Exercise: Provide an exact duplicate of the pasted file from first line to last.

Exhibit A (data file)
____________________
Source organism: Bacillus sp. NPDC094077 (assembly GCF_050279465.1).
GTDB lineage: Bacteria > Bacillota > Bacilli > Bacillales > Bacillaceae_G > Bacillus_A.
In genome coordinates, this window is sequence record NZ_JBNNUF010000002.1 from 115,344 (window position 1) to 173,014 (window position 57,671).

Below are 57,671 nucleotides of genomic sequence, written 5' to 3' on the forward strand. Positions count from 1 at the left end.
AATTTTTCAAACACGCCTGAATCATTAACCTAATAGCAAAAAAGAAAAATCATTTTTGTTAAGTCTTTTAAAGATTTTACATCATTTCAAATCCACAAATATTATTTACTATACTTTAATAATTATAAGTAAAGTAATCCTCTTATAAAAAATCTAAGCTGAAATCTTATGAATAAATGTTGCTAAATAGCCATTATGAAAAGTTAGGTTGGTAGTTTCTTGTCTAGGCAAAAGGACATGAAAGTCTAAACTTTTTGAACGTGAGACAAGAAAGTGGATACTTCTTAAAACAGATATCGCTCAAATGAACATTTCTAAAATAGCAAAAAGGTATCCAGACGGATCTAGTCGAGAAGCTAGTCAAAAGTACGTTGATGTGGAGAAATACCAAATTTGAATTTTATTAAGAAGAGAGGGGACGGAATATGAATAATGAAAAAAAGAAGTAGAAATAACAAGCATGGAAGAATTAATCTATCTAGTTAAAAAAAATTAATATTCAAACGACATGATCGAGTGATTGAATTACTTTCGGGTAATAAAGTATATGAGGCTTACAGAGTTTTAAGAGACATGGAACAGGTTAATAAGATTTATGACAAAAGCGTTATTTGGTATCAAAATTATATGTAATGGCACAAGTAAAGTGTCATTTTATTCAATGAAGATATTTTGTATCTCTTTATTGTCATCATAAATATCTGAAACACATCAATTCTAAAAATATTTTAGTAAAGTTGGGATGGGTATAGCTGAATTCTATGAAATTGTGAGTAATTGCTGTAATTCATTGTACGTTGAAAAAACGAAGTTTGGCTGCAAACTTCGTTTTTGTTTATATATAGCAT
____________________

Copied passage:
Source organism: Bacillus sp. NPDC094077 (assembly GCF_050279465.1).
GTDB lineage: Bacteria > Bacillota > Bacilli > Bacillales > Bacillaceae_G > Bacillus_A.
In genome coordinates, this window is sequence record NZ_JBNNUF010000002.1 from 115,344 (window position 1) to 173,014 (window position 57,671).

Below are 57,671 nucleotides of genomic sequence, written 5' to 3' on the forward strand. Positions count from 1 at the left end.
AATTTTTCAAACACGCCTGAATCATTAACCTAATAGCAAAAAAGAAAAATCATTTTTGTTAAGTCTTTTAAAGATTTTACATCATTTCAAATCCACAAATATTATTTACTATACTTTAATAATTATAAGTAAAGTAATCCTCTTATAAAAAATCTAAGCTGAAATCTTATGAATAAATGTTGCTAAATAGCCATTATGAAAAGTTAGGTTGGTAGTTTCTTGTCTAGGCAAAAGGACATGAAAGTCTAAACTTTTTGAACGTGAGACAAGAAAGTGGATACTTCTTAAAACAGATATCGCTCAAATGAACATTTCTAAAATAGCAAAAAGGTATCCAGACGGATCTAGTCGAGAAGCTAGTCAAAAGTACGTTGATGTGGAGAAATACCAAATTTGAATTTTATTAAGAAGAGAGGGGACGGAATATGAATAATGAAAAAAAGAAGTAGAAATAACAAGCATGGAAGAATTAATCTATCTAGTTAAAAAAAATTAATATTCAAACGACATGATCGAGTGATTGAATTACTTTCGGGTAATAAAGTATATGAGGCTTACAGAGTTTTAAGAGACATGGAACAGGTTAATAAGATTTATGACAAAAGCGTTATTTGGTATCAAAATTATATGTAATGGCACAAGTAAAGTGTCATTTTATTCAATGAAGATATTTTGTATCTCTTTATTGTCATCATAAATATCTGAAACACATCAATTCTAAAAATATTTTAGTAAAGTTGGGATGGGTATAGCTGAATTCTATGAAATTGTGAGTAATTGCTGTAATTCATTGTACGTTGAAAAAACGAAGTTTGGCTGCAAACTTCGTTTTTGTTTATATATAGCAT